Myrtaceae of Chile

by H. Retamales

Plant anatomy.

Plant anatomy is usually regarded as a very old technique. Nonetheless, recent studies are relying more and more on this approach. But, what do we understand as plant "anatomy"?

In biology, it is normal to read the word anatomy when we refer to "parts" or "elements" when describing a certain living organism. Books are full of pictures of birds, mammals and insects showing labels of its external parts and we call that anatomy. The latter assumption is not wrong, but differs from what we as botanists acknowledge as plant anatomy. According to our botanic terminology, plant anatomy is no other than "cut-open" a plant in order to investigate its tissues and cell types under the light microscope. 

Is it true that the plant sciences are relying more in plant anatomy? The answer is YES and it is logical. In the past few decades (´60, ´70), there was a boom regarding cut opening of plant tissues and description of elements and cells. By that time, technologies did not allow a deeper investigation of the things that scientists were observing under the microscope. Nowadays, fluorescent miscroscopy, scanning electron microscopy, new staining techniques and modern equipment, allow an improved analysis of the internal structure of organisms.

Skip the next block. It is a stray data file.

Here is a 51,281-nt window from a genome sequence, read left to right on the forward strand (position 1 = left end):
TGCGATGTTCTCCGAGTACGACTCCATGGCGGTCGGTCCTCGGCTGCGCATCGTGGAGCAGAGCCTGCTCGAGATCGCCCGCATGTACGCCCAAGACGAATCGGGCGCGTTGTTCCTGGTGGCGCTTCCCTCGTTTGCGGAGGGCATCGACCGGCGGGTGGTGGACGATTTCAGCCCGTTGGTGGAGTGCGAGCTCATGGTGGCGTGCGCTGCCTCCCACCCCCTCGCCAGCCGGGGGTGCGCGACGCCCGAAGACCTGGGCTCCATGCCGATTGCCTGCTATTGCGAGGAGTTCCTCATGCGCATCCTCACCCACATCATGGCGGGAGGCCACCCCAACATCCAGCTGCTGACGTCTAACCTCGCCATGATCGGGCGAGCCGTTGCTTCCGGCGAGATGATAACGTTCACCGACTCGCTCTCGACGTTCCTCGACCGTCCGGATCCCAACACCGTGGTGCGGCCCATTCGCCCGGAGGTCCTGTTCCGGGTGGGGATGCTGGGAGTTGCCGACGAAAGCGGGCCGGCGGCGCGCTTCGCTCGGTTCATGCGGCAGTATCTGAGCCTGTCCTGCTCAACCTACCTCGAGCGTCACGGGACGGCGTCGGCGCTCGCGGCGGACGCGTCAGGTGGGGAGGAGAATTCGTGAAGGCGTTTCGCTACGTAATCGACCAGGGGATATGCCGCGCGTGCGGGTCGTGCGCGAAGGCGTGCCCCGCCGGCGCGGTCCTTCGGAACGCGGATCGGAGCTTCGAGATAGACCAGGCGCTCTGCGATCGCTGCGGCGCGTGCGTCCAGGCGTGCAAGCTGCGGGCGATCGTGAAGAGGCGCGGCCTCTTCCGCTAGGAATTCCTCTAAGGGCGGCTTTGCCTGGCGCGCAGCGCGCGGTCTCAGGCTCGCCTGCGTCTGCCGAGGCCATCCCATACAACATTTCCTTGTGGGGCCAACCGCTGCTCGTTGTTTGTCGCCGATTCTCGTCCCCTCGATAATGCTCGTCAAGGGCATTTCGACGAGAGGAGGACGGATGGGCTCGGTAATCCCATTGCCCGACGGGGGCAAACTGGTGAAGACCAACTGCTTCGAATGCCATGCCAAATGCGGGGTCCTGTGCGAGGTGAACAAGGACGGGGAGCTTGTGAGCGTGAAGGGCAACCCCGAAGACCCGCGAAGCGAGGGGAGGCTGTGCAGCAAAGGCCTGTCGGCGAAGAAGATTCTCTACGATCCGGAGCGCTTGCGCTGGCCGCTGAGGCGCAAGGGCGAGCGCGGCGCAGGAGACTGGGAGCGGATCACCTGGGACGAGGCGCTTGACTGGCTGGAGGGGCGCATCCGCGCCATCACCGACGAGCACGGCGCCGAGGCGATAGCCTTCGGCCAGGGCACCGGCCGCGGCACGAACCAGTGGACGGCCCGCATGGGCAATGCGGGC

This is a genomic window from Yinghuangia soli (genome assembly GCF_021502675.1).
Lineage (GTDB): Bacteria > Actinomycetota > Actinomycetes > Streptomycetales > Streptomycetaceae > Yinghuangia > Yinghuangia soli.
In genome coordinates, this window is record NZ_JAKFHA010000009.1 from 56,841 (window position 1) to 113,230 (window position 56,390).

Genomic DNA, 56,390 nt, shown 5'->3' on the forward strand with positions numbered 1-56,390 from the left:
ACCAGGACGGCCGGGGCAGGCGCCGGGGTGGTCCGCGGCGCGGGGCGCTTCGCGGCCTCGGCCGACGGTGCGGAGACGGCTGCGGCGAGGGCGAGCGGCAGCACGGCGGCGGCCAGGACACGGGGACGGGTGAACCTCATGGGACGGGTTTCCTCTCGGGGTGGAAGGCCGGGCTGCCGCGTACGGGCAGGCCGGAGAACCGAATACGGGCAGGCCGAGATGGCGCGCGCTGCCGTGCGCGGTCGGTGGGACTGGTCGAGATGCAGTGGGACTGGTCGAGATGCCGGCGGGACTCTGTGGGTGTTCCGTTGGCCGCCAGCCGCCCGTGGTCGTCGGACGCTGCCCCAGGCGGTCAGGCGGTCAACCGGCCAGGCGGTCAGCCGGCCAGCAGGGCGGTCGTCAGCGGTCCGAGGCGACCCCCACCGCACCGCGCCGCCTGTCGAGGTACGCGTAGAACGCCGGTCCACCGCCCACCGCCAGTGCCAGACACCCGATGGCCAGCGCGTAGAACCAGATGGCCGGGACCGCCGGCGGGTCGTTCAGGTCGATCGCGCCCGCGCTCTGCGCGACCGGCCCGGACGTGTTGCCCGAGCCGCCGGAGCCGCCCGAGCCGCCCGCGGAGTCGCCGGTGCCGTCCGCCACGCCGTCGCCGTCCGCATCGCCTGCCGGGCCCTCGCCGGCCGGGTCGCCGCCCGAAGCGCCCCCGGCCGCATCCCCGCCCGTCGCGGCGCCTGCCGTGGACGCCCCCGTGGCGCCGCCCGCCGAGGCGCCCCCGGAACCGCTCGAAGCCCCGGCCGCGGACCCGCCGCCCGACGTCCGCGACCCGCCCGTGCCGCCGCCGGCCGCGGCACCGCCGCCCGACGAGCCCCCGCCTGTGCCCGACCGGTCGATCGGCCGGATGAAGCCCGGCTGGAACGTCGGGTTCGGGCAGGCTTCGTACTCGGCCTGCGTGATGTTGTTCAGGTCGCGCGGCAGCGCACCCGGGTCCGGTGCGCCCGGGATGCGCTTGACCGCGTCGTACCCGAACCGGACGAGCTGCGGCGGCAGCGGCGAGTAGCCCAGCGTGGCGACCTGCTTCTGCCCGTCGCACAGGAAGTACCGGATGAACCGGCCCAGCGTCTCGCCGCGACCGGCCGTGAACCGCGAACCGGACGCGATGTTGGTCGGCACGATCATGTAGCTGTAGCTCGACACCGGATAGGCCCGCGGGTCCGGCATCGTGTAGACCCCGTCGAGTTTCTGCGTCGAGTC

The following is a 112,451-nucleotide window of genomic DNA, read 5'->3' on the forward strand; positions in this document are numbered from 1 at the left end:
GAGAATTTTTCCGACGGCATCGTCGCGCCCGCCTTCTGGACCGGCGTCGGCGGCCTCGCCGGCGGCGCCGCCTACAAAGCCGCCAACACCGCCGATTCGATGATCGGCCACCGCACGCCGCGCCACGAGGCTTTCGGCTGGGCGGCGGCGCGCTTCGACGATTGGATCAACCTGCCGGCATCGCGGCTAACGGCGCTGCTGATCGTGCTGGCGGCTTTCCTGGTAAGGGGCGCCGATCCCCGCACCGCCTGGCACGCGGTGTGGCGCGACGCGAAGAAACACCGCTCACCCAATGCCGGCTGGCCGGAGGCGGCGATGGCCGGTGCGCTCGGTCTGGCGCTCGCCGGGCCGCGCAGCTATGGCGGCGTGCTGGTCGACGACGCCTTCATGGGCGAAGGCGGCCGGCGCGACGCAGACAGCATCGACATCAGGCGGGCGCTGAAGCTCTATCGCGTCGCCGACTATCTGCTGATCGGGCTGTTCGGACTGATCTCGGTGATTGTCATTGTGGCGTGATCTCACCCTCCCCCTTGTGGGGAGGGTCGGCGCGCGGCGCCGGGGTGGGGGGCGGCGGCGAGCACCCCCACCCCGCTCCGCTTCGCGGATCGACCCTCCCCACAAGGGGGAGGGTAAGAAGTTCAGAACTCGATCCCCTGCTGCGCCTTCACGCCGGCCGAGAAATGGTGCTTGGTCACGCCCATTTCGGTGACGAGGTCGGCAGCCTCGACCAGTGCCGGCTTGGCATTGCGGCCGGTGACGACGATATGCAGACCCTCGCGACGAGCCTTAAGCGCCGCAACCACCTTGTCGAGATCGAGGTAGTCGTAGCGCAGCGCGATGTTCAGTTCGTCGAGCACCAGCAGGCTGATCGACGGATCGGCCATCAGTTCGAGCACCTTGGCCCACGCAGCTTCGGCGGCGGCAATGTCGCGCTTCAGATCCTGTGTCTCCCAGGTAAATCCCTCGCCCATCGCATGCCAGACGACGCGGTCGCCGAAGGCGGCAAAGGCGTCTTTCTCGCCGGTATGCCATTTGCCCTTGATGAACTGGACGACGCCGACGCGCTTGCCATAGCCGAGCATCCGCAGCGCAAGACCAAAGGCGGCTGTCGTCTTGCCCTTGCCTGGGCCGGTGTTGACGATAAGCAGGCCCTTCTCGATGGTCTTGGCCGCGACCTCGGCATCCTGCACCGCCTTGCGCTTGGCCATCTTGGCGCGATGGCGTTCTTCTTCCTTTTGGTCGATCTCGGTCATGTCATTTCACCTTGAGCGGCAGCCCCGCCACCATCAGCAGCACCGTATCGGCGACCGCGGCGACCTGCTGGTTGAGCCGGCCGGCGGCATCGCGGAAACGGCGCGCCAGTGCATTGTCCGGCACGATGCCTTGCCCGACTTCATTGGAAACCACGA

Plant anatomy has a number of applications, such as plant systematics, physiology, phytochemistry and ecology among others. Likewise, plant anatomy is also used for wood identification, forensics, paleontological discoveries, customs in airports and even geology!

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Scratchpads developed and conceived by (alphabetical): Ed Baker, Katherine Bouton Alice Heaton Dimitris Koureas, Laurence Livermore, Dave Roberts, Simon Rycroft, Ben Scott, Vince Smith